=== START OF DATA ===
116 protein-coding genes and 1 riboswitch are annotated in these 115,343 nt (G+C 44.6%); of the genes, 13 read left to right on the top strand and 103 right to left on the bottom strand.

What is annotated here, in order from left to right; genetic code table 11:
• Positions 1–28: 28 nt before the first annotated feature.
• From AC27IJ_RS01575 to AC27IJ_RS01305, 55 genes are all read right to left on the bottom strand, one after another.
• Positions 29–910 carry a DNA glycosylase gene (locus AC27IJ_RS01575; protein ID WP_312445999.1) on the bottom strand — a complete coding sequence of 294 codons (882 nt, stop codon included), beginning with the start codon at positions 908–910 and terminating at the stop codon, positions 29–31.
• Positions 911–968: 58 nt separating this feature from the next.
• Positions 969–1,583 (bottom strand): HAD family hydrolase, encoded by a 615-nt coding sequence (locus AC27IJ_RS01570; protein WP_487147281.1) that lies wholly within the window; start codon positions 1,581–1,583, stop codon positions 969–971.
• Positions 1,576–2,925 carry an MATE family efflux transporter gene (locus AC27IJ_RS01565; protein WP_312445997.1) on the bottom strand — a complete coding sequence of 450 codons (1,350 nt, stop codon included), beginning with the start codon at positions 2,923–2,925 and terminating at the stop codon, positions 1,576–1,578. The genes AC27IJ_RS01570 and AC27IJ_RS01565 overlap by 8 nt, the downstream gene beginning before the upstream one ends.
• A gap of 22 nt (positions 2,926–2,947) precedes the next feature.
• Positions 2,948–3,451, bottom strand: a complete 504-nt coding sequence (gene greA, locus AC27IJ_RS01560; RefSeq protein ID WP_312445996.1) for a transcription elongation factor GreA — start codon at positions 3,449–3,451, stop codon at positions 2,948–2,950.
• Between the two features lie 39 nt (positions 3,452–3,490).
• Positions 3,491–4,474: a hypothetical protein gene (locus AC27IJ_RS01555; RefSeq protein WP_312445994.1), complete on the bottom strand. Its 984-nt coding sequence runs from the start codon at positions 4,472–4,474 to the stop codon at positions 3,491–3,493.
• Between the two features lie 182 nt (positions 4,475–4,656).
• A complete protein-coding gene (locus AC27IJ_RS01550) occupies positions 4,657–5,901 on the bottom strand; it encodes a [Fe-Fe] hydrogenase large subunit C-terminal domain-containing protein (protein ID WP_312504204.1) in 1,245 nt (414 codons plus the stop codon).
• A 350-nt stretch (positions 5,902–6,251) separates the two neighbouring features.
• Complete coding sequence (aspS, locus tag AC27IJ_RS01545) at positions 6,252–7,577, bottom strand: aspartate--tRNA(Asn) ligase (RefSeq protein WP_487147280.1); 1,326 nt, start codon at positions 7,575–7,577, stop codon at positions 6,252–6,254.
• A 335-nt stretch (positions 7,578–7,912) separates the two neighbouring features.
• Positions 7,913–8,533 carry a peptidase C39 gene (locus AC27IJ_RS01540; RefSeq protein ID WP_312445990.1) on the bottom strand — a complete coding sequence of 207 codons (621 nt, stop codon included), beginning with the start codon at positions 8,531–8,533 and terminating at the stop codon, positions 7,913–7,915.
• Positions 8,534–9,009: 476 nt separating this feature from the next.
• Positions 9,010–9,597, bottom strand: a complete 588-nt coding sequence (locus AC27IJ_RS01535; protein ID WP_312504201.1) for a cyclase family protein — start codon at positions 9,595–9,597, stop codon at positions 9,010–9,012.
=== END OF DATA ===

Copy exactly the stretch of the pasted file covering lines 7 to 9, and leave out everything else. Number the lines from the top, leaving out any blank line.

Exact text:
• Positions 969–1,583 (bottom strand): HAD family hydrolase, encoded by a 615-nt coding sequence (locus AC27IJ_RS01570; protein WP_487147281.1) that lies wholly within the window; start codon positions 1,581–1,583, stop codon positions 969–971.
• Positions 1,576–2,925 carry an MATE family efflux transporter gene (locus AC27IJ_RS01565; protein WP_312445997.1) on the bottom strand — a complete coding sequence of 450 codons (1,350 nt, stop codon included), beginning with the start codon at positions 2,923–2,925 and terminating at the stop codon, positions 1,576–1,578. The genes AC27IJ_RS01570 and AC27IJ_RS01565 overlap by 8 nt, the downstream gene beginning before the upstream one ends.
• A gap of 22 nt (positions 2,926–2,947) precedes the next feature.